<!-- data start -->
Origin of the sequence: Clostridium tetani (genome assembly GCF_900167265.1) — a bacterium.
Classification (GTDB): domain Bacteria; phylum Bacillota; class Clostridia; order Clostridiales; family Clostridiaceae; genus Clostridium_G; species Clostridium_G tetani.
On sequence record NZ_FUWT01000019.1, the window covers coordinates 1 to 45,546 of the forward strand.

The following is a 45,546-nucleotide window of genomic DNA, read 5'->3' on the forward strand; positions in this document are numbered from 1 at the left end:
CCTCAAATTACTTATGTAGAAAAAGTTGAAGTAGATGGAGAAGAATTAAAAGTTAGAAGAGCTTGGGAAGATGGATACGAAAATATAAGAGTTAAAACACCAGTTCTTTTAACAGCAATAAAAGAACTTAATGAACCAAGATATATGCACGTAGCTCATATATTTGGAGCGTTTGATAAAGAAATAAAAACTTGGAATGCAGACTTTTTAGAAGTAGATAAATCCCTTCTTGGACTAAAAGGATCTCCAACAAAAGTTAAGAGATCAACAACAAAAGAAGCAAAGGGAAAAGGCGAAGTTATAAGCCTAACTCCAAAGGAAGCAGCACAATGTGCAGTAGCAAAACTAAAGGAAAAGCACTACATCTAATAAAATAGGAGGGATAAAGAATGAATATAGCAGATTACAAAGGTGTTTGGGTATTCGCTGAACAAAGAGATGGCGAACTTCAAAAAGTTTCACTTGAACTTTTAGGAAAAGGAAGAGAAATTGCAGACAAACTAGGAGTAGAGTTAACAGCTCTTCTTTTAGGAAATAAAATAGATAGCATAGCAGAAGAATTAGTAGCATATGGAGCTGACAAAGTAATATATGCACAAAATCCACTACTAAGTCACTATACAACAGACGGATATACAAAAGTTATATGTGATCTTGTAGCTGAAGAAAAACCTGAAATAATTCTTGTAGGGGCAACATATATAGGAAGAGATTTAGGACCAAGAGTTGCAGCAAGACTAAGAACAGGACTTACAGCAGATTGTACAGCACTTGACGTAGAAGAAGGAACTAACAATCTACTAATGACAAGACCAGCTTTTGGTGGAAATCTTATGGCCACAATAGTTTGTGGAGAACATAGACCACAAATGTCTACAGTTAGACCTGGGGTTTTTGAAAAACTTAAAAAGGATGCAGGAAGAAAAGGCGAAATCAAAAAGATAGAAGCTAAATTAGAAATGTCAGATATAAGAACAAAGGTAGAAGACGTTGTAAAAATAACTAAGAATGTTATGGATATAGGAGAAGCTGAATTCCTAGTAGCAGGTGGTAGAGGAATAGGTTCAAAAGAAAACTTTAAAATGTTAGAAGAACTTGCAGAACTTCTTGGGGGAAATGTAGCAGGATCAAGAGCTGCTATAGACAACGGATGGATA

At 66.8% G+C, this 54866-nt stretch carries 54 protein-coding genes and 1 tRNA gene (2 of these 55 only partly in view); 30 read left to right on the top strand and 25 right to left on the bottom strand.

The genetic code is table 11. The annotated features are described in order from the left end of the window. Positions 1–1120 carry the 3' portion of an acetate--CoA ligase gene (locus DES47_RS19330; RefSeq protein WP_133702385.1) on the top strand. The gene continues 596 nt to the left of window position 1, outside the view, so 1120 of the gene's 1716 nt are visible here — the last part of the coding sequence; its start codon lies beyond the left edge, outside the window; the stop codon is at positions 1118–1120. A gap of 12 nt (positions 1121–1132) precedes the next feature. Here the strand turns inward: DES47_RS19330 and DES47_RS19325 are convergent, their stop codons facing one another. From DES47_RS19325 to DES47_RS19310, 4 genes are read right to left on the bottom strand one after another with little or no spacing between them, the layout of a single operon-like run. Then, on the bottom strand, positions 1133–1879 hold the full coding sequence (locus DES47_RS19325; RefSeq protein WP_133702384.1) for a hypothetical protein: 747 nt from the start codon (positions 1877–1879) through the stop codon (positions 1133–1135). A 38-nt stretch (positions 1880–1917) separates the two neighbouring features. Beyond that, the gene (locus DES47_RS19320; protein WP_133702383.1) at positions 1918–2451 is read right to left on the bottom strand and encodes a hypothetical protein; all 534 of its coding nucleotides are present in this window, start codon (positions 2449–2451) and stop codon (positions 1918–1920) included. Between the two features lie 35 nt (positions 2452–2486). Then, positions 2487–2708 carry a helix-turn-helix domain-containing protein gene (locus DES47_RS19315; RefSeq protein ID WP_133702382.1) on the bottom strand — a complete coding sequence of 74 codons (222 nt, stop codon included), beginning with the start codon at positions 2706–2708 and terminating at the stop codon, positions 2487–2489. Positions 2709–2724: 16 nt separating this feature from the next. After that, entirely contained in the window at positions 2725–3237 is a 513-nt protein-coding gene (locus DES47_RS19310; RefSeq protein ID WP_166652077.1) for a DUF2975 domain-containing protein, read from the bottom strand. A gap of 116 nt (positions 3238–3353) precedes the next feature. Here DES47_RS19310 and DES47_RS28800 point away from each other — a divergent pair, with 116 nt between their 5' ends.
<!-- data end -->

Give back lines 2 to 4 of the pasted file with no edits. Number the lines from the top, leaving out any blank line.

Classification (GTDB): domain Bacteria; phylum Bacillota; class Clostridia; order Clostridiales; family Clostridiaceae; genus Clostridium_G; species Clostridium_G tetani.
On sequence record NZ_FUWT01000019.1, the window covers coordinates 1 to 45,546 of the forward strand.

The following is a 45,546-nucleotide window of genomic DNA, read 5'->3' on the forward strand; positions in this document are numbered from 1 at the left end: